FS Launches Affordable SiPh-Based Transceivers for Energy-Efficient 400G Data Centers
May 11th, FS News - FS is excited to declare the release of QSFP-DD 400GBASE-DR4 silicon photonics transceiver. Designed with highly integrated silicon photonics and industry leading Broadcom DSP chip, the new QSFP-DD DR4 transceiver will enable a more economic and energy-saving solution for high-bandwidth data communications.
The new FS QDD-DR4-400G-Si transceiver solution has the following key features:
The new transceiver is integrated with industry leading high performance and low power Broadcom 7nm DSP chip. The power consumption of the transceiver can be lower than 10w. It improves the performance of hyperscale data centers with power efficiency.
QDD-DR4-400G-Si transceiver features SiPh-based design. By integrating Driver/TIA/PD/MZM using silicon photonics, the transceiver with a smaller footprint achieves the benefits of lower power consumption, affordable cost, and higher bandwidth. Through passive alignment for optical coupling and advanced COB and 3D packaging, the manufacturing process is simplified and mass production is ensured.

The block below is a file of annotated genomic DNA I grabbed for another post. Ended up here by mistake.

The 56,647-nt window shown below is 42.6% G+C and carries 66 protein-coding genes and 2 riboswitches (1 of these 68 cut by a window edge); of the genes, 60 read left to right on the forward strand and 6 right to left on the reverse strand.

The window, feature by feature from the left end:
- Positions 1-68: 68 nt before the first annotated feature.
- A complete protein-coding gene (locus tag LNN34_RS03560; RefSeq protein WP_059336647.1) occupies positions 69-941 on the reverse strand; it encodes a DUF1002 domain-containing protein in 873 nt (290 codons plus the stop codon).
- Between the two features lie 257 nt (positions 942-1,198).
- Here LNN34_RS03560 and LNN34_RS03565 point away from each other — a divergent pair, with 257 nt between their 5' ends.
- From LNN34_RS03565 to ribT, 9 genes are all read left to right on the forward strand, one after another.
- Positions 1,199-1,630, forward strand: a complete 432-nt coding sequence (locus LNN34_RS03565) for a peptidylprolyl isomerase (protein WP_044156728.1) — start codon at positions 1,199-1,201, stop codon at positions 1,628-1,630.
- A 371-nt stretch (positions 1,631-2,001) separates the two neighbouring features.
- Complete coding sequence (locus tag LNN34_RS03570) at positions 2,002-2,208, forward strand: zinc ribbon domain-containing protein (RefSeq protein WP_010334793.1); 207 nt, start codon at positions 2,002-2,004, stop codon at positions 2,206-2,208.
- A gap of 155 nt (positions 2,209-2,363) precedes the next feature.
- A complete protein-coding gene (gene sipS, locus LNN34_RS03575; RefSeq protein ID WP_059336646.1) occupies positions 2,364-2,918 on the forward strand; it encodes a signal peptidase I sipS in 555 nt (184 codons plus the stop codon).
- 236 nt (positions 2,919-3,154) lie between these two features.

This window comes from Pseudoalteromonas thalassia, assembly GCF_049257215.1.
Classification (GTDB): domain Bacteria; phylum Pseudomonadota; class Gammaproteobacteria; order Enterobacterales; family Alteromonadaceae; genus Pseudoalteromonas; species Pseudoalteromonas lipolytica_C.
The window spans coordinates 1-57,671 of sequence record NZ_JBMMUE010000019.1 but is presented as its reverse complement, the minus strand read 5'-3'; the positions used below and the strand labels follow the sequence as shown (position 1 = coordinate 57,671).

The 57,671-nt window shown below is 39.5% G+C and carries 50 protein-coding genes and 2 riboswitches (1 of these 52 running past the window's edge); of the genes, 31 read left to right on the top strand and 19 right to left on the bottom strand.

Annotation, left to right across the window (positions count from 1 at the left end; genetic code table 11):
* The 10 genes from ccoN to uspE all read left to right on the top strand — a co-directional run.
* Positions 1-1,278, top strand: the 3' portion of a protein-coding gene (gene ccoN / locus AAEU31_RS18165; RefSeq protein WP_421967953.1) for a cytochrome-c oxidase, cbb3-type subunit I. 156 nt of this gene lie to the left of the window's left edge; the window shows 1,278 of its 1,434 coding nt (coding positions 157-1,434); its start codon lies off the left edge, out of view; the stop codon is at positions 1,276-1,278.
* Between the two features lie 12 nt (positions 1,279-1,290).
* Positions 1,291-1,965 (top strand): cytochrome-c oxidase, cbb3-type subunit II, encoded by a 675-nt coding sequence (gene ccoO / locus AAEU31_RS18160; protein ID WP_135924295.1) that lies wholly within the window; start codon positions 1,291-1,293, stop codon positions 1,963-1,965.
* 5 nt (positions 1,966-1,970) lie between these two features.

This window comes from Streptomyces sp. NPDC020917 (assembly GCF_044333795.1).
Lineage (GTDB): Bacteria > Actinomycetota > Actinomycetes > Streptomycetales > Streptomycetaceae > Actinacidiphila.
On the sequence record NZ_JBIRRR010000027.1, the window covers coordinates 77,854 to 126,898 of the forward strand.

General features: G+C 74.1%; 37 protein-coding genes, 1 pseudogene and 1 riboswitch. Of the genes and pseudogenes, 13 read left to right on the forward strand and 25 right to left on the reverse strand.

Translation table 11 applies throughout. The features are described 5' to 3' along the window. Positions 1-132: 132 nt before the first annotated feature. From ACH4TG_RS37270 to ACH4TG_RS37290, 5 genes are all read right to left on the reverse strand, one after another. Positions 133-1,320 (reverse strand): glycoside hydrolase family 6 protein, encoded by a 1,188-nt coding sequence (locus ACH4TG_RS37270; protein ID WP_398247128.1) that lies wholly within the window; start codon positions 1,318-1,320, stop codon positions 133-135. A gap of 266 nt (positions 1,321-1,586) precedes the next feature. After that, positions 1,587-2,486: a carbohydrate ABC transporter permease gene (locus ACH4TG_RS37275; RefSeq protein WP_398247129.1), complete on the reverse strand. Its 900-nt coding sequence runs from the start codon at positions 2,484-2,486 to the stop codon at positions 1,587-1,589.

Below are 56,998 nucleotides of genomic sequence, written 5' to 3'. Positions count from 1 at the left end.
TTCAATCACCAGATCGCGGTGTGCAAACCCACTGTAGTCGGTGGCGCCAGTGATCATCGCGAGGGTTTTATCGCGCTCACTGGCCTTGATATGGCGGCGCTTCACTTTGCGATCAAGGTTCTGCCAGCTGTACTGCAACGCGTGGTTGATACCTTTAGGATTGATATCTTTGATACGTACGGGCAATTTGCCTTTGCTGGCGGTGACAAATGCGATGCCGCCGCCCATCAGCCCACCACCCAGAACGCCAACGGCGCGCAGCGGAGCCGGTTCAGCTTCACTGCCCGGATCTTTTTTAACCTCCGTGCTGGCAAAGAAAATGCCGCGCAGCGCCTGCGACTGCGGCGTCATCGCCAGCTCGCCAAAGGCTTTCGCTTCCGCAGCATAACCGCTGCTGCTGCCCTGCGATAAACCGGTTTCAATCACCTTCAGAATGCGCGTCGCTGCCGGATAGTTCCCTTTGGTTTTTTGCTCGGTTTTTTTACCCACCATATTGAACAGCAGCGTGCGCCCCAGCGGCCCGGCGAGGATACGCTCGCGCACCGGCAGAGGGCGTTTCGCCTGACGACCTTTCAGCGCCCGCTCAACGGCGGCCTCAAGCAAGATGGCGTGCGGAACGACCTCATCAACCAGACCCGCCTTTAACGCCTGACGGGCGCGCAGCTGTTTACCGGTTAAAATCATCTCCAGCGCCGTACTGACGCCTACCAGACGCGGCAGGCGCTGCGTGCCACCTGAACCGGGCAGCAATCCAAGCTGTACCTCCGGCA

Over the recent decades, silicon photonics has been deployed in diverse applications and shows its benefits. As the need for higher speed of today's hyperscale data center interconnects grows, silicon photonics technology is expected to break the bottlenecks (high cost, high power consumption, and small production scale) of today's high speed optics. According to the forecast of Lightcounting, the share of SiPh-based transceivers is going to grow in the following years and will increase to 45% by 2025.
"The new SiPh-based transceiver is the latest example of how FS helps to meet our customers' expectations for affordable high-bandwidth applications." Says Andy Gao, the product line manager of transceivers at FS.com. " It is a more beneficial alternative than traditional 400G optics to facilitate the transition to 400G high capacity and will become a promising interconnect solution in the trend of heavy investment in data centers."